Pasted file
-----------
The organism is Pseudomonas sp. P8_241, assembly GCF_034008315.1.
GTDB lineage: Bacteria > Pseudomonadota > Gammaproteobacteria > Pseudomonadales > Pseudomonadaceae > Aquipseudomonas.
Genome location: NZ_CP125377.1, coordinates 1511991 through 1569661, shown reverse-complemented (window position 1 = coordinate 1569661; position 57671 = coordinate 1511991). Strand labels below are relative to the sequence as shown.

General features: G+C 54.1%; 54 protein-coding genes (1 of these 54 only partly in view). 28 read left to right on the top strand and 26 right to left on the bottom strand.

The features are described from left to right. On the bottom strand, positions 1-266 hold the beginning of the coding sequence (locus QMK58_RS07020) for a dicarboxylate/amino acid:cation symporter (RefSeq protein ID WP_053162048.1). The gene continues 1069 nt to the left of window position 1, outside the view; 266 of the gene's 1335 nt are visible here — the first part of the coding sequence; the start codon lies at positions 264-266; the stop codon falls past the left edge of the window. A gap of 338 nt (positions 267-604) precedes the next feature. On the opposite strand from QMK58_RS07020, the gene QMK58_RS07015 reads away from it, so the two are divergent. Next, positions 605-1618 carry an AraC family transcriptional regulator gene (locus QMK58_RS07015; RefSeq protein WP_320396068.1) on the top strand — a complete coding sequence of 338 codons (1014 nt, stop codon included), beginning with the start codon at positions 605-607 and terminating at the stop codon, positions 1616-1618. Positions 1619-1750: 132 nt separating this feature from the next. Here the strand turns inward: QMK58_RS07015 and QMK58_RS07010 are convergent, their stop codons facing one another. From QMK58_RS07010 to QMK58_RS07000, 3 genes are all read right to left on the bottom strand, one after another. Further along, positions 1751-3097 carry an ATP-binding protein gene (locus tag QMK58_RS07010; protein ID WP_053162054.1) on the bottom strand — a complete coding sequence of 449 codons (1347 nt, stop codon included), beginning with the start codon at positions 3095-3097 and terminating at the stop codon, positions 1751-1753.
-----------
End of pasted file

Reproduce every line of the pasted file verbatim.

The organism is Pseudomonas sp. P8_241, assembly GCF_034008315.1.
GTDB lineage: Bacteria > Pseudomonadota > Gammaproteobacteria > Pseudomonadales > Pseudomonadaceae > Aquipseudomonas.
Genome location: NZ_CP125377.1, coordinates 1511991 through 1569661, shown reverse-complemented (window position 1 = coordinate 1569661; position 57671 = coordinate 1511991). Strand labels below are relative to the sequence as shown.

General features: G+C 54.1%; 54 protein-coding genes (1 of these 54 only partly in view). 28 read left to right on the top strand and 26 right to left on the bottom strand.

The features are described from left to right. On the bottom strand, positions 1-266 hold the beginning of the coding sequence (locus QMK58_RS07020) for a dicarboxylate/amino acid:cation symporter (RefSeq protein ID WP_053162048.1). The gene continues 1069 nt to the left of window position 1, outside the view; 266 of the gene's 1335 nt are visible here — the first part of the coding sequence; the start codon lies at positions 264-266; the stop codon falls past the left edge of the window. A gap of 338 nt (positions 267-604) precedes the next feature. On the opposite strand from QMK58_RS07020, the gene QMK58_RS07015 reads away from it, so the two are divergent. Next, positions 605-1618 carry an AraC family transcriptional regulator gene (locus QMK58_RS07015; RefSeq protein WP_320396068.1) on the top strand — a complete coding sequence of 338 codons (1014 nt, stop codon included), beginning with the start codon at positions 605-607 and terminating at the stop codon, positions 1616-1618. Positions 1619-1750: 132 nt separating this feature from the next. Here the strand turns inward: QMK58_RS07015 and QMK58_RS07010 are convergent, their stop codons facing one another. From QMK58_RS07010 to QMK58_RS07000, 3 genes are all read right to left on the bottom strand, one after another. Further along, positions 1751-3097 carry an ATP-binding protein gene (locus tag QMK58_RS07010; protein ID WP_053162054.1) on the bottom strand — a complete coding sequence of 449 codons (1347 nt, stop codon included), beginning with the start codon at positions 3095-3097 and terminating at the stop codon, positions 1751-1753.